Leave Your Spandex @t the Door: 2004 Mature Readers Comics Awards and X-Men #166 Review


Welcome to the 47th edition of Leave Your Spandex At the Door.

This week I’m getting back to reviewing duties after a long absence. One is a book that is very much in the spandex category, but it also one that I discussed extensively online, and one for which I felt the need to get a concise opinion down on “pen and paper”: X-Men #166, the first issue by new writer Pete Milligan.

A feature that I had planned to run last week, alongside the Nexus Indie Comics awards were the Mature Readers awards. Unfortunately, due to time constraints, I didn’t manage to complete the individual title blurbs for each of them but I’d still like to acknowledge the great work put in by these creators to create best of the best for the past year. (Note: when considering which titles would be eligible for this niche category, I included titles with mature themes who still don’t carry a MR label, like some Image comics and Marvel’s Marvel Knights line)

and the Top 15 best Mature Readers titles from 2004 are:


By Pete Milligan and Mike Allred (MARVEL KNIGHTS)

Marvel’s ground-breaking team of mutants made their last big splash this year. After the serious blows the title was dealt last year with the Diana fiasco, it moved on to the Marvel Knights imprint with the title’s final storyline, pitting the team against the Avengers, in search of Doop’s brain. Although apparently noone from the team has survived their last issue, they will forever remain a bright spot in Marvel comics’ history, as the team of characters that dared to be different and real.


By Peter David and David Lopez (DC COMICS)

Lee, or the Fallen Angel is the best character to come out of DC’s mainstream universe. The Angel stands firmly on the line between hero and villain, as does the whole cast of the book, and she always surprises with her choices of action. For the past year, Peter David has really put her through the wringer, with the highlight of her plight being learning she was pregnant but coming very close to losing her baby from a surprise attack by Shadow Boxer.


By Grant Morrison and Cameron Stewart (VERTIGO)

Seaguy was Morrison’s first major card, after taking leave from Marvel and her mutie menace. Seaguy is a non-stop adventure, through highly imaginative settings, reminiscent of Homer’s Odyssey, as Seaguy (a non-powered scuba-diver hero in a world where heroes have become unneeded) and his sidekick, the flying tuna fish Chubby Da Choona (“Da Fug!”) race from the eery Mickey Eye amusement park to the chocolate covered glaciers, Antarctica and all the way up to the dark (and hollow) side of the moon to find the truth behind the talking processed foodstuff Xoo. Cameron Stewart was a true revelation on this title, after his impressive Catwoman debut.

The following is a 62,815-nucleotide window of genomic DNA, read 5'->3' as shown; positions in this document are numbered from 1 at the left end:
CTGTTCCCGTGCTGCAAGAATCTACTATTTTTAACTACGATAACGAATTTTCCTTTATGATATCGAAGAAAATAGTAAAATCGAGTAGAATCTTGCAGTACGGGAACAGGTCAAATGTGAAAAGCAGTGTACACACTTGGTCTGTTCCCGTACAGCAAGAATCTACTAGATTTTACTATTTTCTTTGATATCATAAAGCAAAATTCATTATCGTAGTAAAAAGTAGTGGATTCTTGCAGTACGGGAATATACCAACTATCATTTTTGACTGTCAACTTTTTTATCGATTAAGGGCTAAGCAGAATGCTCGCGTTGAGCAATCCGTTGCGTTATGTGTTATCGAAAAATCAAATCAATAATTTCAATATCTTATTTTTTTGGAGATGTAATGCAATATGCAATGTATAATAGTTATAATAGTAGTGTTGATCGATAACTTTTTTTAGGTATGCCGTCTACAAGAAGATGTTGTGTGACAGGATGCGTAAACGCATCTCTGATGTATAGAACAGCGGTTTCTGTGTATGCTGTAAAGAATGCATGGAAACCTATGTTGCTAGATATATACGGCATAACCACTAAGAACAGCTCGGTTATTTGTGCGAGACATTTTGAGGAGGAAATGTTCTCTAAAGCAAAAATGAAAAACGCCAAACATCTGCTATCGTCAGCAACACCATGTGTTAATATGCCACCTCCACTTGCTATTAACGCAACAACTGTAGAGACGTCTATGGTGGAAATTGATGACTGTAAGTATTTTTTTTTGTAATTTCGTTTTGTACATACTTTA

By Pete Milligan, Cliff Chiang and Javier Pulido(VERTIGO)

(I enjoyed Chris Delloiacono’s comments on this title, voted Best Title of the Year in the Nexus Awards, so I’m repeating them here: )While The Human Target is not the best selling title on the market today, clearly a large percentage of The Nexus’s reviewers consider it one of the best. It’s great to see a book that doesn’t get the press it deserves garner one of the highest honors in our awards ceremony. Peter Milligan is telling some of the most mesmerizing stories in comics. Couple the stories with Cliff Chiang and Javier Pulido’s artistic abilities and magic springs from the page. The story of a master of disguise and his problems coping with his own identity has been utterly brilliant. This is the type of stuff that transcends the age it was written in. We are talking about a classic series that’s still being published. The legend of The Human Target will grow as the weeks, months, and years pass us by.

5. WE3

By Grant Morrison and Frank Quitely (VERTIGO)

Morrison’s ground-breaking second title from Vertigo this year, follows the story of three animals: a dog, a cat and a rabbit who have been cybernetically modified to become the ultimate armoured killers and have been granted the ability to speak in some fashion. After the government shuts down their program, they escape the compound to earn their freedom. Frank Quitely shines here with truly innovative work, both in terms of character design but also with his original panel settings and page layouts, that even break out into the 3rd dimension. Years after now, artists will still look back and draw inspiration from this work.